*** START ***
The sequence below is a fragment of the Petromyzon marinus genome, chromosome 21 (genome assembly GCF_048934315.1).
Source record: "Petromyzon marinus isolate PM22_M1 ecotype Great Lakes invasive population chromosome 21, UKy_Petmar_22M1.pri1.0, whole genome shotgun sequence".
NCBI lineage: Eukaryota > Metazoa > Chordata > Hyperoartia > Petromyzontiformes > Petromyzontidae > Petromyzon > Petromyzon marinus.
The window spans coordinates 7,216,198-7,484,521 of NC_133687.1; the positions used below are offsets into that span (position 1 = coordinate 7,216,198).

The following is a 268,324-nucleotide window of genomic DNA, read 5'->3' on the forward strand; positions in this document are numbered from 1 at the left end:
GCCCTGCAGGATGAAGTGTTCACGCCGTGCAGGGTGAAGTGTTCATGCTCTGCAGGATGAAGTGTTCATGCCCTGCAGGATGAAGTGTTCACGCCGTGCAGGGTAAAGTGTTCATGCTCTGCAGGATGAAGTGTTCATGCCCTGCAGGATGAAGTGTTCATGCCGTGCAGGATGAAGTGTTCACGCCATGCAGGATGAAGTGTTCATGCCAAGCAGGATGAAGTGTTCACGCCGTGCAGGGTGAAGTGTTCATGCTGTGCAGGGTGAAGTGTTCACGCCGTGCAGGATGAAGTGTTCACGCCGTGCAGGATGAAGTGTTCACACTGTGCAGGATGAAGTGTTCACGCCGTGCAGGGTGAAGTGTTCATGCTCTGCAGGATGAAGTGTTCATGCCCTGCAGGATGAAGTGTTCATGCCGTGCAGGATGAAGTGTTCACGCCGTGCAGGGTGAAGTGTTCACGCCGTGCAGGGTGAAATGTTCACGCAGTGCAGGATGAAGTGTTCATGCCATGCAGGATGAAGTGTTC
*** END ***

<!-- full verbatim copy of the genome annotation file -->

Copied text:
The sequence below is a fragment of the Petromyzon marinus genome, chromosome 21 (genome assembly GCF_048934315.1).
Source record: "Petromyzon marinus isolate PM22_M1 ecotype Great Lakes invasive population chromosome 21, UKy_Petmar_22M1.pri1.0, whole genome shotgun sequence".
NCBI lineage: Eukaryota > Metazoa > Chordata > Hyperoartia > Petromyzontiformes > Petromyzontidae > Petromyzon > Petromyzon marinus.
The window spans coordinates 7,216,198-7,484,521 of NC_133687.1; the positions used below are offsets into that span (position 1 = coordinate 7,216,198).

The following is a 268,324-nucleotide window of genomic DNA, read 5'->3' on the forward strand; positions in this document are numbered from 1 at the left end:
GCCCTGCAGGATGAAGTGTTCACGCCGTGCAGGGTGAAGTGTTCATGCTCTGCAGGATGAAGTGTTCATGCCCTGCAGGATGAAGTGTTCACGCCGTGCAGGGTAAAGTGTTCATGCTCTGCAGGATGAAGTGTTCATGCCCTGCAGGATGAAGTGTTCATGCCGTGCAGGATGAAGTGTTCACGCCATGCAGGATGAAGTGTTCATGCCAAGCAGGATGAAGTGTTCACGCCGTGCAGGGTGAAGTGTTCATGCTGTGCAGGGTGAAGTGTTCACGCCGTGCAGGATGAAGTGTTCACGCCGTGCAGGATGAAGTGTTCACACTGTGCAGGATGAAGTGTTCACGCCGTGCAGGGTGAAGTGTTCATGCTCTGCAGGATGAAGTGTTCATGCCCTGCAGGATGAAGTGTTCATGCCGTGCAGGATGAAGTGTTCACGCCGTGCAGGGTGAAGTGTTCACGCCGTGCAGGGTGAAATGTTCACGCAGTGCAGGATGAAGTGTTCATGCCATGCAGGATGAAGTGTTC